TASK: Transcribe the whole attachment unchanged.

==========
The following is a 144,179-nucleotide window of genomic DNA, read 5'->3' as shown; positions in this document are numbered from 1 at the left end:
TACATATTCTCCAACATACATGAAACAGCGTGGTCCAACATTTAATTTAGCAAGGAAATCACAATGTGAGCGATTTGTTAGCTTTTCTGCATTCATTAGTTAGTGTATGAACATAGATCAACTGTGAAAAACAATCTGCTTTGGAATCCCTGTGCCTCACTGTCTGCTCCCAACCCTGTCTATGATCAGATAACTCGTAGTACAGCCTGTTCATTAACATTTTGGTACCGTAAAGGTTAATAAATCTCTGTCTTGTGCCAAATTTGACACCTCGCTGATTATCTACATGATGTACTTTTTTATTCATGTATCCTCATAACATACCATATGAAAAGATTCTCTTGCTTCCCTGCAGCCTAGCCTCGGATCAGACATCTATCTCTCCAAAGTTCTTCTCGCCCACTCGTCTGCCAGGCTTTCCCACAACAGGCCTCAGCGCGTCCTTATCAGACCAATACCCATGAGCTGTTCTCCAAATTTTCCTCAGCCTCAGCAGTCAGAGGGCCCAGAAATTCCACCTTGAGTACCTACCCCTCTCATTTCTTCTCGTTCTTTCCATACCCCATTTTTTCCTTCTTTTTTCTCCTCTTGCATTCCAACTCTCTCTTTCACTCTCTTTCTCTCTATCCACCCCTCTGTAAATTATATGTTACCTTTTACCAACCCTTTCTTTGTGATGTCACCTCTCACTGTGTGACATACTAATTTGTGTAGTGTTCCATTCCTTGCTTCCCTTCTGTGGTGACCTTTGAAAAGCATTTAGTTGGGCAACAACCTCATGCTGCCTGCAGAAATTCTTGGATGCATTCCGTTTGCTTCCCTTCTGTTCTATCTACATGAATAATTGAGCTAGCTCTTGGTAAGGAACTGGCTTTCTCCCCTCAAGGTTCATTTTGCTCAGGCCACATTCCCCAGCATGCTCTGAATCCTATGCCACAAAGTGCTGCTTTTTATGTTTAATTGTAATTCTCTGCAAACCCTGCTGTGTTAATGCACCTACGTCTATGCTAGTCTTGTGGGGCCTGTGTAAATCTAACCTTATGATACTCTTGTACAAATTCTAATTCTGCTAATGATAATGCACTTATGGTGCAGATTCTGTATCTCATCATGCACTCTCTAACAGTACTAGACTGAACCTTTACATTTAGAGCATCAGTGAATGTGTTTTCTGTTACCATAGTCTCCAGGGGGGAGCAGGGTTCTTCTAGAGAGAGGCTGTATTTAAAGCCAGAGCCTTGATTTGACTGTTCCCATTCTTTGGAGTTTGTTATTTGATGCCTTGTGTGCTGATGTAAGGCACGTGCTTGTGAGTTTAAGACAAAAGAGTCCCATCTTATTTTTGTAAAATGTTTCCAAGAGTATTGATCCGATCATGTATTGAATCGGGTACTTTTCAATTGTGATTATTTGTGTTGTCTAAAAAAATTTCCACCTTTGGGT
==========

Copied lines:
The following is a 144,179-nucleotide window of genomic DNA, read 5'->3' as shown; positions in this document are numbered from 1 at the left end:
TACATATTCTCCAACATACATGAAACAGCGTGGTCCAACATTTAATTTAGCAAGGAAATCACAATGTGAGCGATTTGTTAGCTTTTCTGCATTCATTAGTTAGTGTATGAACATAGATCAACTGTGAAAAACAATCTGCTTTGGAATCCCTGTGCCTCACTGTCTGCTCCCAACCCTGTCTATGATCAGATAACTCGTAGTACAGCCTGTTCATTAACATTTTGGTACCGTAAAGGTTAATAAATCTCTGTCTTGTGCCAAATTTGACACCTCGCTGATTATCTACATGATGTACTTTTTTATTCATGTATCCTCATAACATACCATATGAAAAGATTCTCTTGCTTCCCTGCAGCCTAGCCTCGGATCAGACATCTATCTCTCCAAAGTTCTTCTCGCCCACTCGTCTGCCAGGCTTTCCCACAACAGGCCTCAGCGCGTCCTTATCAGACCAATACCCATGAGCTGTTCTCCAAATTTTCCTCAGCCTCAGCAGTCAGAGGGCCCAGAAATTCCACCTTGAGTACCTACCCCTCTCATTTCTTCTCGTTCTTTCCATACCCCATTTTTTCCTTCTTTTTTCTCCTCTTGCATTCCAACTCTCTCTTTCACTCTCTTTCTCTCTATCCACCCCTCTGTAAATTATATGTTACCTTTTACCAACCCTTTCTTTGTGATGTCACCTCTCACTGTGTGACATACTAATTTGTGTAGTGTTCCATTCCTTGCTTCCCTTCTGTGGTGACCTTTGAAAAGCATTTAGTTGGGCAACAACCTCATGCTGCCTGCAGAAATTCTTGGATGCATTCCGTTTGCTTCCCTTCTGTTCTATCTACATGAATAATTGAGCTAGCTCTTGGTAAGGAACTGGCTTTCTCCCCTCAAGGTTCATTTTGCTCAGGCCACATTCCCCAGCATGCTCTGAATCCTATGCCACAAAGTGCTGCTTTTTATGTTTAATTGTAATTCTCTGCAAACCCTGCTGTGTTAATGCACCTACGTCTATGCTAGTCTTGTGGGGCCTGTGTAAATCTAACCTTATGATACTCTTGTACAAATTCTAATTCTGCTAATGATAATGCACTTATGGTGCAGATTCTGTATCTCATCATGCACTCTCTAACAGTACTAGACTGAACCTTTACATTTAGAGCATCAGTGAATGTGTTTTCTGTTACCATAGTCTCCAGGGGGGAGCAGGGTTCTTCTAGAGAGAGGCTGTATTTAAAGCCAGAGCCTTGATTTGACTGTTCCCATTCTTTGGAGTTTGTTATTTGATGCCTTGTGTGCTGATGTAAGGCACGTGCTTGTGAGTTTAAGACAAAAGAGTCCCATCTTATTTTTGTAAAATGTTTCCAAGAGTATTGATCCGATCATGTATTGAATCGGGTACTTTTCAATTGTGATTATTTGTGTTGTCTAAAAAAATTTCCACCTTTGGGT